This is a quick one. Two main ingredients. Eggs and Steak. There were other components on the plate but I chose to leave those out and focus on what I thought mattered… my devoted consistent passion for steak and eggs. Specially eggs.
This blog is no stranger to steak and eggs in fact, one of my most popular instagram posts was a photo a took for my article on steak and eggs. This time I come back with a little twist. Sous vide’ed yolks… if you’re into sous vide cooking you’ve probably already spend some time experimenting with cooking eggs. It’s a great exercise to get familiar with the technique. Yolks set at about 70C and whites set at about 80C. This 10 degree difference is what makes cooking eggs a challenge, specially if cooked sous vide. Specially when we introduce long cooking periods….but I digress… It’s a complex subject and right now I don’t have the time or the patience to get into it. Next post!
Ah, the lovely egg. Wait… the lovely 7 minute egg. Yes… Borderline soft-boiled. Borderline perfection. Soft-boiled egg is perfection. But not because of its imperfect status it means it isn’t perfect for perfection in cooking is borderline subjective too.
7 minutes in boiling water is probably as far as I would ever go about cooking a room temperature egg. After that, the sexiness levels start to drop rapidly. Chucked in ice water, the shells should come off rather easily. Served immediately, the egg should retain its elasticity and be extremely soft to bite into.
Pisto for those who don’t know what it is… it’s not a weapon, let’s start there. It’s not pesto either (although the french make pistou which is basically pesto). Ok, pisto is more closely related to ratatouille. It’s pretty much the same ingredients and preparation process and just like anything else, there are ton of variations and interpretations. Ingredients include tomatoes, bell peppers, courgettes, onions, garlic, I’m sure even eggplant makes the list. Everything is cooked in olive oil, slowly and gently sautéed and carefully fine tuned with sherry vinegar and salt.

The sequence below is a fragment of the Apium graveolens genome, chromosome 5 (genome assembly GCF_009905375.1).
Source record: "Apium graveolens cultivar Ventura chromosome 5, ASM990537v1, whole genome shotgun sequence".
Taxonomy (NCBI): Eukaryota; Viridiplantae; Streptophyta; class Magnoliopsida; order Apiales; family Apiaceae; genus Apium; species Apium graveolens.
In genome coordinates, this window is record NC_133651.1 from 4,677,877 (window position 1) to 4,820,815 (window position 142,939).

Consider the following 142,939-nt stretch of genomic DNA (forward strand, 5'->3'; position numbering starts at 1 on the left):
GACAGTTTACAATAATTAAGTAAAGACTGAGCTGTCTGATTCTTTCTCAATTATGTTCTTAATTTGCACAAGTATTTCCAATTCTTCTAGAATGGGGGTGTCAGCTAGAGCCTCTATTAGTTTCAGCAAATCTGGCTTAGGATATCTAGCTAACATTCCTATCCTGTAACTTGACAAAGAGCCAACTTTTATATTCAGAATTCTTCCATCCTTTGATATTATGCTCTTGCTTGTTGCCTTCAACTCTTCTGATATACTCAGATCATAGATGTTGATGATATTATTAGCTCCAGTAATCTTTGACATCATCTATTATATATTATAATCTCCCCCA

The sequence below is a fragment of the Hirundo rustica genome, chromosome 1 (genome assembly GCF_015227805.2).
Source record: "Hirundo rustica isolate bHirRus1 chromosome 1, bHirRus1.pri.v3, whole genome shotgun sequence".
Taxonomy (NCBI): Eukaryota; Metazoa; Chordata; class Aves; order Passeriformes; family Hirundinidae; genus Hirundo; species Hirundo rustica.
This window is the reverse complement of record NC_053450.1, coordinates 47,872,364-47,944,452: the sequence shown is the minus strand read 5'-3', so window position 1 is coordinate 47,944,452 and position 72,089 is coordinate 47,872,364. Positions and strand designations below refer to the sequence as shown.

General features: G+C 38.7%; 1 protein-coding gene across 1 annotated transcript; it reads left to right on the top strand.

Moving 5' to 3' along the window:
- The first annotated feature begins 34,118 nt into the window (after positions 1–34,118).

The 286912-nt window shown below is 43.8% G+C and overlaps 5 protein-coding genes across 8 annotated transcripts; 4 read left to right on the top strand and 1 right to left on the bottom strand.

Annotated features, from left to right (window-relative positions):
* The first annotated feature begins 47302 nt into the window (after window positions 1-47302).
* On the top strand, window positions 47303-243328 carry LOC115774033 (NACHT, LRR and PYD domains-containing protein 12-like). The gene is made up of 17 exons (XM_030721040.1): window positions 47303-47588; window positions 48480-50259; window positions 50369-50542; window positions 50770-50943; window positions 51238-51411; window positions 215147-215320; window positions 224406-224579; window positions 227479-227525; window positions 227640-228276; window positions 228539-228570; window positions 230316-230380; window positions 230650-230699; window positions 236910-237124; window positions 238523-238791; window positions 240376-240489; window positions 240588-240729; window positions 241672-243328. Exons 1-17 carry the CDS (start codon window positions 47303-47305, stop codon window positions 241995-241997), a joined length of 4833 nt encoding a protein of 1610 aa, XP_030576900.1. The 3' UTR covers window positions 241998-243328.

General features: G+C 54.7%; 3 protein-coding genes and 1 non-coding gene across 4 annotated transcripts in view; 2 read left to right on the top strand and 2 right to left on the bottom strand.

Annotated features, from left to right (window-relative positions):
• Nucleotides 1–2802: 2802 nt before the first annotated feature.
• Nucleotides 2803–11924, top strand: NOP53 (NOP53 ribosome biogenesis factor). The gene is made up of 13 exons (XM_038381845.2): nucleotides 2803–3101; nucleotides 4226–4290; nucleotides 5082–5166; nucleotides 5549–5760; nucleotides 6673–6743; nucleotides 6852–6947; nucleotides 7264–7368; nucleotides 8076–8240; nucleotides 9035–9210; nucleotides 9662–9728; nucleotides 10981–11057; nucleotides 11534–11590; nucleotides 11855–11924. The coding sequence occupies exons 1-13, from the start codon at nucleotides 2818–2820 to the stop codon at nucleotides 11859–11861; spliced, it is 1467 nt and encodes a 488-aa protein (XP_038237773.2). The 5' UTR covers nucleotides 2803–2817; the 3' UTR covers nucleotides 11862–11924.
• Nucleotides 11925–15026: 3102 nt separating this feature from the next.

Tonight I decided to leave out a few things and focus on a winning combination that I’ve known since I was little. Onion, garlic and bell peppers. Why would anyone leave tomatoes out of the equation. Ok.. so firstly, I didn’t have any and secondly… have you ever tried pisto with no tomatoes. If you haven’t you’ll be happily surprised. If you never had pisto before then you have only but winning chances here.
The summer pasta kick hasn’t stopped. My supply of homemade bacon keeps on giving. This bacon by the way, for those of you who haven’t been heard, was made with the belly of a pig featured in my butchering lesson post. Yes! I attended a butchering lesson and I have pork meat in my freezer to last me for a few more weeks. I have blood sausages, 2 different bacon slabs seasoned differently, a ton of pork fat, etc. July 4th was met with an impressive roasted pork shoulder also cooked with the same meat. So yeah, it’s been kind of a porky last month and a half.
Today I decided to try something different this time. I love cooking pasta but I find myself repeating the same 2 or 3 recipes I love. Pasta bolognese, seafood pasta and pasta al pomodoro. Sometimes I go crazy! and make carbonara or some random thing involving leftovers in my fridge… which by the way, happen to be usually pretty incredible… cooking with leftovers is one of my favorite things plus the freedom! Ok.. so back to this pasta. This can of sweet peas has been sitting in my pantry for weeks. I love sweet peas. I really do but they usually don’t scream pasta. I use them in cold pasta salads, in paella, as a side with mash potatoes, etc… but never pasta. But if there’s anything true about pasta is the fact that it can be paired with pretty much any ingredient I can think of… oh wait… just like bread, or rice, etc. Starches happen to be extremely friendly and super accommodating.
Not the first time this has been featured on this blog but why not blog about it again. This has to be one of the most underrated preparations of all time. I’m almost inclined to suggest it might be better than leaner tenderer cuts like loin meat. The process is long. It takes about a week to make but so does bacon. And you know how meat lovers feel about bacon… correct! So this 5-7 day curing/cooking adventure will definitely yield something that might far exceed your expectations. I mean… it’s chuck meat. Cheap, tough, you have to boil this thing for hours to make it edible. The magic of sous vide never shined this bright before. Chuck roast. So simple and a powerful statement about getting misunderstood ingredients to steal the show.. I mean this thing even dropped the mike.